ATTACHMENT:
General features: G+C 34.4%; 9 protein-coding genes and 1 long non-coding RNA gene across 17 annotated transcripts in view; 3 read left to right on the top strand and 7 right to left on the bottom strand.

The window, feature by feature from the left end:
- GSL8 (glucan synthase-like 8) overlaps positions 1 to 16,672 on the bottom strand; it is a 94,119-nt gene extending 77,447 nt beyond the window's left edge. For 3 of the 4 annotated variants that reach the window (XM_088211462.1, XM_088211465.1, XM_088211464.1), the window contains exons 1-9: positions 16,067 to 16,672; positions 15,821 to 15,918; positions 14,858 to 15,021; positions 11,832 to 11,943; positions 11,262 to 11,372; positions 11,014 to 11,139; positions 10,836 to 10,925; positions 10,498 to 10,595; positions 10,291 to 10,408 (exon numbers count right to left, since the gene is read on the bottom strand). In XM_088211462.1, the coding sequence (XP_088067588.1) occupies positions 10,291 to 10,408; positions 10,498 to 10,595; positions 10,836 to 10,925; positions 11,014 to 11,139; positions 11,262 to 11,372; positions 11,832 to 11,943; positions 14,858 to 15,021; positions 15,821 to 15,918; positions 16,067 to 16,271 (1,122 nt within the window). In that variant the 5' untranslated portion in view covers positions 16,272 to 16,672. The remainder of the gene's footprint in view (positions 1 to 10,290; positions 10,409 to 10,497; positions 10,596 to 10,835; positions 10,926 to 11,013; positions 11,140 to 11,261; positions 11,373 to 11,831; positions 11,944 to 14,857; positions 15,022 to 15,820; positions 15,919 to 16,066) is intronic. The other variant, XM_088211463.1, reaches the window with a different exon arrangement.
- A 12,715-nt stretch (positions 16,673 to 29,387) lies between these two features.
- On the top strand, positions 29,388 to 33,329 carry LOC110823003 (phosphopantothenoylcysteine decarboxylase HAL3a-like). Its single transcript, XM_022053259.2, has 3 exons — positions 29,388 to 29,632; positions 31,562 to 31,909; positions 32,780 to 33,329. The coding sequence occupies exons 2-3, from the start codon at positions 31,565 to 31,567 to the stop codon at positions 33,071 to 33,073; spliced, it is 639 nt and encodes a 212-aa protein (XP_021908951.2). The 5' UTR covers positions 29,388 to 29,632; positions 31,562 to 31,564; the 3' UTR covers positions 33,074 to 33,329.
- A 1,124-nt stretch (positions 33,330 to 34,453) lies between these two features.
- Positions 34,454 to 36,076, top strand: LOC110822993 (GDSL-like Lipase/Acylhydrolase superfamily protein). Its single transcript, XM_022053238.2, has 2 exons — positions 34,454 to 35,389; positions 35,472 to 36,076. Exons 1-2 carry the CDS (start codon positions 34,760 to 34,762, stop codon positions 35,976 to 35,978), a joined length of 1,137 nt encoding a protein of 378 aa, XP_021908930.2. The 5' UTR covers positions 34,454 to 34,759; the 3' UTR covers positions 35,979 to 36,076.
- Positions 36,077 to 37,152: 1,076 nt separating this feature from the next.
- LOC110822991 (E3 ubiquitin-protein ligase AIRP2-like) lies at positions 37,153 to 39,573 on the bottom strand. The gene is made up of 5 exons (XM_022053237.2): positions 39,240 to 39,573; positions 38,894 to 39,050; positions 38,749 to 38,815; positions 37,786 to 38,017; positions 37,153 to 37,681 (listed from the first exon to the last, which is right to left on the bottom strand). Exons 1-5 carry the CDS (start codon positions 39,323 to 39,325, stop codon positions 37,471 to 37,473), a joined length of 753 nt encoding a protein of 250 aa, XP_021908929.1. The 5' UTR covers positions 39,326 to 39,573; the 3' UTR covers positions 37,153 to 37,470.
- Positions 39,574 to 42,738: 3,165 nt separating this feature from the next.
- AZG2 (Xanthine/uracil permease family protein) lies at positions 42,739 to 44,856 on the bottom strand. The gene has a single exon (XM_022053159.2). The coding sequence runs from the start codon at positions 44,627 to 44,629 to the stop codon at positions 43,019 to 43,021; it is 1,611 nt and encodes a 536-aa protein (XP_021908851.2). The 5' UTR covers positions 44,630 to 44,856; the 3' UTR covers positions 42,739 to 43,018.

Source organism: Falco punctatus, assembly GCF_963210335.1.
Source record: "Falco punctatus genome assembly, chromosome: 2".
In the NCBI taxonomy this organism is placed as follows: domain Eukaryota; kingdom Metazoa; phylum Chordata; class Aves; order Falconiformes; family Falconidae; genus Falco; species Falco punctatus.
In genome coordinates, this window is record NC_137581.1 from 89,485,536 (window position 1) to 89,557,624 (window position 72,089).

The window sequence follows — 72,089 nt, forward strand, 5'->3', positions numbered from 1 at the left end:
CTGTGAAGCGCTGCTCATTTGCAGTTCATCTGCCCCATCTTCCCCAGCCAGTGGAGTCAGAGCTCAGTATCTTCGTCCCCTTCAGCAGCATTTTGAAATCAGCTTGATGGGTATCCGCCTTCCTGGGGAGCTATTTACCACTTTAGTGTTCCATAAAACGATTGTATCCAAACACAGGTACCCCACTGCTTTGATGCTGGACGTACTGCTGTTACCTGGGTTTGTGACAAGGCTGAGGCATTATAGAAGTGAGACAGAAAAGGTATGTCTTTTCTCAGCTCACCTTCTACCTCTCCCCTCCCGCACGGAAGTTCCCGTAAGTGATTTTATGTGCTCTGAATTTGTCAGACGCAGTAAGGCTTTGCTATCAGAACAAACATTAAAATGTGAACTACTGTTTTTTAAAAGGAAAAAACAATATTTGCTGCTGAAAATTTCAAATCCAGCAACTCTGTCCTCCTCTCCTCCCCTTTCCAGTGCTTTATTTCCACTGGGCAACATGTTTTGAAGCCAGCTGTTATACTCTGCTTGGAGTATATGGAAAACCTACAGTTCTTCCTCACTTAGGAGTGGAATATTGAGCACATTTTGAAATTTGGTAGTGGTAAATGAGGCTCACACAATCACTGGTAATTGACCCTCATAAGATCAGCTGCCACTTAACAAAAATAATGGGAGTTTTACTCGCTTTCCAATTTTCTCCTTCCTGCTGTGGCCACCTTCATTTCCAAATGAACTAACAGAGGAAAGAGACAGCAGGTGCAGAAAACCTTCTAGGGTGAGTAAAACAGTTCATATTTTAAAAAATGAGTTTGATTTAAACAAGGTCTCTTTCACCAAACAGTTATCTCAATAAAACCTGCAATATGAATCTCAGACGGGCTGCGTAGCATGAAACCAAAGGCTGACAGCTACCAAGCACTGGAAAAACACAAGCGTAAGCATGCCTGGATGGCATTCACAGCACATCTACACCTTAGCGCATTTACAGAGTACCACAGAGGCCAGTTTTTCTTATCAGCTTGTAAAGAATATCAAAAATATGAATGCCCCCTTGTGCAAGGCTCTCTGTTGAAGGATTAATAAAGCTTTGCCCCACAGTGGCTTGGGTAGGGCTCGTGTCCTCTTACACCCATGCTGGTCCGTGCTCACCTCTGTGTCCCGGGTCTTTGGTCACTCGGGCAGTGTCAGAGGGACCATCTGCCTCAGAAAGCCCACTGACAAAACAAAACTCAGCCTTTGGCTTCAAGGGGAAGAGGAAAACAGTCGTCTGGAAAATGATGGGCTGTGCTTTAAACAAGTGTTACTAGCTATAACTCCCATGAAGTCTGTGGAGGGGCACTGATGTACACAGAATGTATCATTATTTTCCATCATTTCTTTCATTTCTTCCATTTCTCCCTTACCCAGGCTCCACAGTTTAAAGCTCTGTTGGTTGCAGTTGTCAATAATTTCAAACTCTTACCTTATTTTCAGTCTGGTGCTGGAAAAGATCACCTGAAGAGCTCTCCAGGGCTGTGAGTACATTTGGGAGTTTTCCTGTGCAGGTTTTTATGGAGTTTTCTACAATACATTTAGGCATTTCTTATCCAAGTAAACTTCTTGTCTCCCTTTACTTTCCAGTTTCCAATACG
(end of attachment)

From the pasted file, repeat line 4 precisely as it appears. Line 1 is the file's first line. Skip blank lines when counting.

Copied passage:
- A 12,715-nt stretch (positions 16,673 to 29,387) lies between these two features.